Community Health Promotion Initiative in Juba, South Sudan

April 30, 2009

This project is a continuation of a 2008 project that uses sport and play as an effective learning tool to strengthen the capacity of youth groups, local sport councils and local CBOs.

Juba is a capital for both Central Equatorial State and Government of South Sudan. Like other places in South Sudan 21 years of civil war has destroyed the whole infrastructure subjecting many of its residents to live in make-shift crowded settlements. Now, after the signing of the peace agreement in 2005, thousands of IDPs and refugees returning from various parts of the Sudan and the Diasporas are heading to Juba, looking for job opportunities and education for their children. This influx of returnees has worsened the situation in Juba and there are inadequate basic services including sanitation.

Owing to the lack of pit latrines, many people are forced to use open spaces. As result Juba has been experiencing the spread of communicable diseases such as diarrhoea and cholera, claiming hundreds of lives every year. Standing water everywhere affords a breeding ground for mosquitoes, and malaria is one of the major causes of death in Juba. Most of the victims are children as parents lack knowledge of the basic methods of prevention.

This project encourages them to take the lead in environmental sanitation and general hygiene awareness raising and prevention of communicable diseases.  Emphasis is on behaviour change towards environmental sanitation.

In 2008 REI support enabled Right to Play (RTP) to:

  • Expand activities into 20 schools in 2008 within Juba.
  • Train community volunteers and teachers in Red Ball Child Play and Live Safe, Play Safe.
  • Train children as peer educators in Live Safe, Play Safe using games to focus on HIV transmission, prevention and stigma.
  • Mobilize thousands of students to take action on community clean-ups and improved sanitation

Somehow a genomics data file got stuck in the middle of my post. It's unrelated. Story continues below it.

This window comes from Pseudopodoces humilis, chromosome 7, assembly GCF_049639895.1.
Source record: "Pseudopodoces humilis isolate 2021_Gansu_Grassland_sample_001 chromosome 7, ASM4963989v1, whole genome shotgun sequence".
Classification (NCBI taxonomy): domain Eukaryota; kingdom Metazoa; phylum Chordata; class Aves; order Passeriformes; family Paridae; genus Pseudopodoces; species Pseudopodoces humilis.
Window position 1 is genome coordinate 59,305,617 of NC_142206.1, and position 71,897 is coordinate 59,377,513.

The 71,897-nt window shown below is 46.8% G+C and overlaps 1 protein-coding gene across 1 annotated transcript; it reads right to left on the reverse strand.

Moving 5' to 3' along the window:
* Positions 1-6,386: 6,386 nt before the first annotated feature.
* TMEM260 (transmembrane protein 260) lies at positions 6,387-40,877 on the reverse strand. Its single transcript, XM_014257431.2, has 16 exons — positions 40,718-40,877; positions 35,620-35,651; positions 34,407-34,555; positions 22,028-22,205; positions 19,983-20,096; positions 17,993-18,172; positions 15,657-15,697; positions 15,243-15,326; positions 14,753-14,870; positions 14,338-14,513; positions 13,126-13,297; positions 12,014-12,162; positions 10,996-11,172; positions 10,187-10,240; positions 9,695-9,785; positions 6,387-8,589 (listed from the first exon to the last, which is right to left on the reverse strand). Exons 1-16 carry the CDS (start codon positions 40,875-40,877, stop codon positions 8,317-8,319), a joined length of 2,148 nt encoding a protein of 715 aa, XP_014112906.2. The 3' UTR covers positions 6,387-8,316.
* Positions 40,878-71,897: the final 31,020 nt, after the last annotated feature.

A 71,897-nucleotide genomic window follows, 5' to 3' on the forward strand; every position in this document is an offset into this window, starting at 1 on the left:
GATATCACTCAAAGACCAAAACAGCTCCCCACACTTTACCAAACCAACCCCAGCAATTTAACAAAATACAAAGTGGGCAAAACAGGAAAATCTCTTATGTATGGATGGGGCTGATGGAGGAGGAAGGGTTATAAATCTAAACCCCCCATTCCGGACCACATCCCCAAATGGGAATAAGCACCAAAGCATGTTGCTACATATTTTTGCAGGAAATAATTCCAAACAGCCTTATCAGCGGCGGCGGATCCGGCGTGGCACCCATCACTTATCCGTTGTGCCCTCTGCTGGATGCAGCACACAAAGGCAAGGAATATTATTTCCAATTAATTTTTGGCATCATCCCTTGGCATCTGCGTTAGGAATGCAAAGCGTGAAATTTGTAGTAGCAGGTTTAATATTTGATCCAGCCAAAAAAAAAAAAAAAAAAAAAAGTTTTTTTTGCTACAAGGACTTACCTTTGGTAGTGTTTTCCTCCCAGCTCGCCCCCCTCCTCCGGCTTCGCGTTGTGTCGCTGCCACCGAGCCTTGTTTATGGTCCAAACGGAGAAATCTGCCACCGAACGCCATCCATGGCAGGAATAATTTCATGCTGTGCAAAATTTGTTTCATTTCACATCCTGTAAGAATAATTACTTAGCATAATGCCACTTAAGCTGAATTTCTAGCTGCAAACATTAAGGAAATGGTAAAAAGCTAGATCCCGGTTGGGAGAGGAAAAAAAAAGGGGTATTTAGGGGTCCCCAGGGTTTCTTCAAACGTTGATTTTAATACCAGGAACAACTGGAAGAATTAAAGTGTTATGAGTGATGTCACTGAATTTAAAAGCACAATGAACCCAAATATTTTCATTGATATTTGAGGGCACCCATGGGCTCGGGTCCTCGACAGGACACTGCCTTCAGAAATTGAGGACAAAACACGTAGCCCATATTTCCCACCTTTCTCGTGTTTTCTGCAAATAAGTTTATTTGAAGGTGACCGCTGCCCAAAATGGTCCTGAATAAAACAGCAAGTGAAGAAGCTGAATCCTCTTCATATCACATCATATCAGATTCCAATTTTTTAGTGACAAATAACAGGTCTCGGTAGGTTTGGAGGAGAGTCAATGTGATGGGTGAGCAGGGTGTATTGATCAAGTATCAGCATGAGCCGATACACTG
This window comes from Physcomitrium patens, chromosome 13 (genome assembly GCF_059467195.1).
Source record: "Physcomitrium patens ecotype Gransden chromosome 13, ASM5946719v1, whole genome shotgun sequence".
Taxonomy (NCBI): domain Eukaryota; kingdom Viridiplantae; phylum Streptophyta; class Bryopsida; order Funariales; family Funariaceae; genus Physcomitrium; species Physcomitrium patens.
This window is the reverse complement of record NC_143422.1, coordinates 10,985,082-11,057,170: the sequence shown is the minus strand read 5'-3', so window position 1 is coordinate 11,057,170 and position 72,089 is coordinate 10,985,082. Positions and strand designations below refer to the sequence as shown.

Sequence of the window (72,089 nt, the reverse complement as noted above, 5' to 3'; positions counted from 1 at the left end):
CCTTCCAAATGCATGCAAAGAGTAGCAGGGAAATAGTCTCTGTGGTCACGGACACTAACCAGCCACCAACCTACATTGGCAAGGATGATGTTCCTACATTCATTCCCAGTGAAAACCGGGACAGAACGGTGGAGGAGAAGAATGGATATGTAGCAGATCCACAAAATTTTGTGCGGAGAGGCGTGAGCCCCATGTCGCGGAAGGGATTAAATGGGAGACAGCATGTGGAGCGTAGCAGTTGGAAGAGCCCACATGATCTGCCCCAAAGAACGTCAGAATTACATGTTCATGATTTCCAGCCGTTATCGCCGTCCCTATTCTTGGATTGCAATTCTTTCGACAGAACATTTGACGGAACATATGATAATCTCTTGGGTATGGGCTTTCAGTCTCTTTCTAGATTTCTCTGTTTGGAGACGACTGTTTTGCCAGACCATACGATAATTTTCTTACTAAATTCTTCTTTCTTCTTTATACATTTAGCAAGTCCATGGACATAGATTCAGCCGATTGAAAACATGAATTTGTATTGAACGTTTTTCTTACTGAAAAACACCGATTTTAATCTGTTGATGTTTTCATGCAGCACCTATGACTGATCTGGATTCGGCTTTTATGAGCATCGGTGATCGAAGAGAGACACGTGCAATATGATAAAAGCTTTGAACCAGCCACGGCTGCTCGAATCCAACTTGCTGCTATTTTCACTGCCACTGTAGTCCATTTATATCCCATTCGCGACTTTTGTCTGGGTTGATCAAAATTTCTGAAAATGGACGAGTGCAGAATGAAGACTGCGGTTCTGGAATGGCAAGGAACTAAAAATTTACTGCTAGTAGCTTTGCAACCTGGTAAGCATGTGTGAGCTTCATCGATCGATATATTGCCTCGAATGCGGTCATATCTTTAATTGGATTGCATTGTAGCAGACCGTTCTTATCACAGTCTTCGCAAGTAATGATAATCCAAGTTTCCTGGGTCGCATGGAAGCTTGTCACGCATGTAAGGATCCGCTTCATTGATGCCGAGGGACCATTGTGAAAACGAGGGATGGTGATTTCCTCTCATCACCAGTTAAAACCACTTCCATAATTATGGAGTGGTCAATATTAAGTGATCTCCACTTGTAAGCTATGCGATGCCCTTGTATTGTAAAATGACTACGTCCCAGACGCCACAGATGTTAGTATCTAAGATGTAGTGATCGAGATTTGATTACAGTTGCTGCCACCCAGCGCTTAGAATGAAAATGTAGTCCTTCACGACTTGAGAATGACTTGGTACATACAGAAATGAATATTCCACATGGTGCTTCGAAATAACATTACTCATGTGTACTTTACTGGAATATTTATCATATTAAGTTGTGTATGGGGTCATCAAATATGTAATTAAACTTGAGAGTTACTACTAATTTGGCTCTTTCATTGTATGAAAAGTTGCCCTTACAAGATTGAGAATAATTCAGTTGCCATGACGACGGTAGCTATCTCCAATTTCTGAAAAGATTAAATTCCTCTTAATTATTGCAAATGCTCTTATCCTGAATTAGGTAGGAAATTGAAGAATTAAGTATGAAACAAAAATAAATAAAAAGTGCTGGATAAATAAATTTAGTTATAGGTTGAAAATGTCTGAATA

• Support teachers and community coaches in the conduct of regular play activities, play days, debate, and sport tournament for children in schools and community.

The 2009 programme will develop these achievements further, reaching around 5000 chidren and developing peer groups.


453 school children (36% were girls) from various schools participated in debates to raise awareness on general hygiene and sanitation issues. Children from various schools were sensitized on the importance of hygiene and clean environment and the role of every community member in promoting hygiene and sanitation. Some debates were documented in local radio and play for general public education.

A drawing competition for children in both community and schools was organised to raise awareness of community health issues. Approximately 126 children (82 male, 44 female) participated in the competition with ages ranging between 12- 17 years. There were also other various activities, such as group discussions, sports activities and play days reaching over 9,000 children.

“ I have today noted that RTP can convince children to do things. Before then our area was dirty and no child decided to clean up. Even if we parents talk to them, no one will agree to do it because they think the rubbish was thrown there by every body and therefore it is every family’s responsibility. But today, I am really surprised that our children woke up very early and began cleaning their area voluntarily. This is very good lesson to our community and next time we have to get involved including their mothers”.